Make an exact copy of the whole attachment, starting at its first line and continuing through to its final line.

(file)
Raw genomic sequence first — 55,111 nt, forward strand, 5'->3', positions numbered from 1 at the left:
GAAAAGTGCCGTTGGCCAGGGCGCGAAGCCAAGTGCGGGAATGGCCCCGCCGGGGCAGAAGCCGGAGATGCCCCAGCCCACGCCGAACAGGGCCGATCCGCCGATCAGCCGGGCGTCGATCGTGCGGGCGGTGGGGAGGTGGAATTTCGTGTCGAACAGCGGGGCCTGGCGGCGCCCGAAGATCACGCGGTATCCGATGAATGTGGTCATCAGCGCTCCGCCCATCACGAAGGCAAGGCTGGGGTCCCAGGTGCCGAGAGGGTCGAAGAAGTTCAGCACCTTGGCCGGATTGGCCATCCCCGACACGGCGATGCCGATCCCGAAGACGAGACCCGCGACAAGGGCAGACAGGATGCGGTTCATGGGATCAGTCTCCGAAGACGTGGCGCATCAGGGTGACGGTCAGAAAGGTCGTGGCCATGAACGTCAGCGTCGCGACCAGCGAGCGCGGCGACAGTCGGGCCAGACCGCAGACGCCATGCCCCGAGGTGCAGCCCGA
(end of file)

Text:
Raw genomic sequence first — 55,111 nt, forward strand, 5'->3', positions numbered from 1 at the left:
GAAAAGTGCCGTTGGCCAGGGCGCGAAGCCAAGTGCGGGAATGGCCCCGCCGGGGCAGAAGCCGGAGATGCCCCAGCCCACGCCGAACAGGGCCGATCCGCCGATCAGCCGGGCGTCGATCGTGCGGGCGGTGGGGAGGTGGAATTTCGTGTCGAACAGCGGGGCCTGGCGGCGCCCGAAGATCACGCGGTATCCGATGAATGTGGTCATCAGCGCTCCGCCCATCACGAAGGCAAGGCTGGGGTCCCAGGTGCCGAGAGGGTCGAAGAAGTTCAGCACCTTGGCCGGATTGGCCATCCCCGACACGGCGATGCCGATCCCGAAGACGAGACCCGCGACAAGGGCAGACAGGATGCGGTTCATGGGATCAGTCTCCGAAGACGTGGCGCATCAGGGTGACGGTCAGAAAGGTCGTGGCCATGAACGTCAGCGTCGCGACCAGCGAGCGCGGCGACAGTCGGGCCAGACCGCAGACGCCATGCCCCGAGGTGCAGCCCGA